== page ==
THE TRANSATLANTIC MAGAZINE
Featuring Seth Rudetsky as pianist and host
Leicester Square Theatre, London
June 19 to 23, 2013
Part concert, part on-stage interview, part masterclass, this sassy fun-packed week of shows will enrapture theatre aficionados. Those less familiar with Ms LuPone's work won't be short changed either as she delivers a dozen or so numbers which demonstrate clearly why she is Broadway's best.
What makes this evening unique is the rather daring decision to eschew the standard concert format and get the musical director Seth Rudetsky to host her and accompany her on the piano. As a walking encyclopaedia of the Broadway musical he conjures up a delightful evening of song and anecdote about the ups and downs of her career. He also does a great warm-up where he plays clips of old Tony Awards broadcasts and star turns on TV variety shows and proceeds to deconstruct them to great comic effect. It's like an evening round Seth's watching his old VHS tapes and Patti LuPone shows up.
Twice a Tony winner (for Evita and Gypsy) she not only created the role of Fantine in the original Les Miserables (for which she won an Olivier), she also created the role of Norma Desmond in Andrew Lloyd-Webber's Sunset Boulevard. Now part of theatre lore, she was fired from that troubled show, then sued for breach of contract and won hefty damages. Rather scathing about the challenges of singing his more clunky recitative, it is clear, even 20 years on that his Lordship has not been forgiven. "I'm Sicilian", she snarls.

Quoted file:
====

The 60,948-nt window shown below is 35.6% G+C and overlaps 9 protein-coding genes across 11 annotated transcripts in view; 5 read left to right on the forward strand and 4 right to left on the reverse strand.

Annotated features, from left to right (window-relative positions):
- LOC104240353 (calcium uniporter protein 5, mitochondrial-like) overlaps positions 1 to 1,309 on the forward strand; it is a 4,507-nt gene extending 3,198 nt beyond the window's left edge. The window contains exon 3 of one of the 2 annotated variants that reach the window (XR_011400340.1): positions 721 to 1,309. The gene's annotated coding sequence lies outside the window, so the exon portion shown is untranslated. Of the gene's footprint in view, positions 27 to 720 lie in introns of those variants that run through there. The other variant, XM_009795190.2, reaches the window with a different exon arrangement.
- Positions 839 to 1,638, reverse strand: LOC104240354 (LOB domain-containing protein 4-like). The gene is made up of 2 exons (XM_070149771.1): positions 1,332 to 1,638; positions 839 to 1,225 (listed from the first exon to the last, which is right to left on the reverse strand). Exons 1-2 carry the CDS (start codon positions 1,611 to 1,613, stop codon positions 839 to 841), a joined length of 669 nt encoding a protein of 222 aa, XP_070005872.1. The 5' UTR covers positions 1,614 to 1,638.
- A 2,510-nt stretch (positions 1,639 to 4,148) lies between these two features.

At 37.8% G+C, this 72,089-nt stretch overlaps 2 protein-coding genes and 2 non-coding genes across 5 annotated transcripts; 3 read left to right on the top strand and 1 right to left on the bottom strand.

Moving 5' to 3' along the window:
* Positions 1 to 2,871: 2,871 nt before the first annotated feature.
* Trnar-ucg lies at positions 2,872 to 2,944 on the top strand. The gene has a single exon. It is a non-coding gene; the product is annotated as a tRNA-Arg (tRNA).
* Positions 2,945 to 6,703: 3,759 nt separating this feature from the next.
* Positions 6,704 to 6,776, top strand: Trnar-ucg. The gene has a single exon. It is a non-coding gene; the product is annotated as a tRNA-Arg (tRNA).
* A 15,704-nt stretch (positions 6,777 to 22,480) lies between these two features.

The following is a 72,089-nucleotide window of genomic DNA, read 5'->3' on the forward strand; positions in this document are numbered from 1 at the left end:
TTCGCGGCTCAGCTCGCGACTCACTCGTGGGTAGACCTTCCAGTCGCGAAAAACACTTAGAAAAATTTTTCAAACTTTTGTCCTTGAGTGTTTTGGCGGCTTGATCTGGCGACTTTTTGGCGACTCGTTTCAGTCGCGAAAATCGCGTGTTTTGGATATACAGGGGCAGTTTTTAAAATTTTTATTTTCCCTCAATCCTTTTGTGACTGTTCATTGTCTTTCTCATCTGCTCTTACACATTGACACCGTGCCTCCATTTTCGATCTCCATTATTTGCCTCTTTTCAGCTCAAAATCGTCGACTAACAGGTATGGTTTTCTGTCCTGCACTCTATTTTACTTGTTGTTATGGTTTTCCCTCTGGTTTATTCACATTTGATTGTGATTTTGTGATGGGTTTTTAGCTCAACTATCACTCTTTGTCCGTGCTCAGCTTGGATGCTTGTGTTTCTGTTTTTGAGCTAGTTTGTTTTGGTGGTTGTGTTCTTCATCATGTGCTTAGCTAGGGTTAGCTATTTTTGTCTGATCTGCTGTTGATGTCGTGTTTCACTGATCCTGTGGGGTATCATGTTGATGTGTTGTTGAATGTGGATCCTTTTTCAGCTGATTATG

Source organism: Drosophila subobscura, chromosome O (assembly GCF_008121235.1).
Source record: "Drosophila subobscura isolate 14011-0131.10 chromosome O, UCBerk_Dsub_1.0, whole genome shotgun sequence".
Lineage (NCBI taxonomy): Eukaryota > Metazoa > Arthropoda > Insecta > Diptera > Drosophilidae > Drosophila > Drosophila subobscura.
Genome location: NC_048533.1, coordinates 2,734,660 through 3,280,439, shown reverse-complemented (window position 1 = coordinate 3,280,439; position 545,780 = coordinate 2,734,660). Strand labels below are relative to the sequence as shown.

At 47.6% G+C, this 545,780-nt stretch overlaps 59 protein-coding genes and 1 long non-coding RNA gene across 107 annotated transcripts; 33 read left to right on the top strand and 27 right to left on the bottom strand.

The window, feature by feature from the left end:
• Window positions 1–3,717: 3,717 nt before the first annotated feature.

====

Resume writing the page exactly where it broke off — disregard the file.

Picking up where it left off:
Nevertheless she honors his show Evita with barnstorming renditions of High Flying Adored and Rainbow High and is joined for the Evita-Magaldi duet by a talented young performer currently playing the part in the UK touring version. He wasn't the first guest up on stage on opening night as earlier, during the discussion about Les Mis, she asked if "there are any Valjeans in the house" and the answer was "yes" and up he pops for a duet. It was that kind of audience.
As well as great insight into the span of her career, the discussion covers musical approaches to particular songs and Rudetsky's erudition, expertise and lightning wit is a delight. He is the hugely popular host of a daily show about Broadway on the Sirius/XM radio channel in the US and his ease with his star was startling. "Trap shut just sing" he orders at one point or in a cod Juilliard teacher mode he enquires "What is your objective here?"
As for the songs, opening with Everything's Coming Up Roses might defeat a lesser mortal but not Patti and she also delivers a spirited Ladies Who Lunch displaying her crisp comic timing. A stonking Don't Rain on My Parade was, she tells us, her audition song 40 years previously when she'd sneak off from school in Long Island to attend 'cattle calls' on Broadway. The caustic I Regret Everything, her cod Piaf party piece number, lightened the mood before she topped off the Les Mis section with a heard rending I Dreamed a Dream. Here she demonstrated the difference between performing a song and merely singing the notes. A certain Miss Boyle should take note.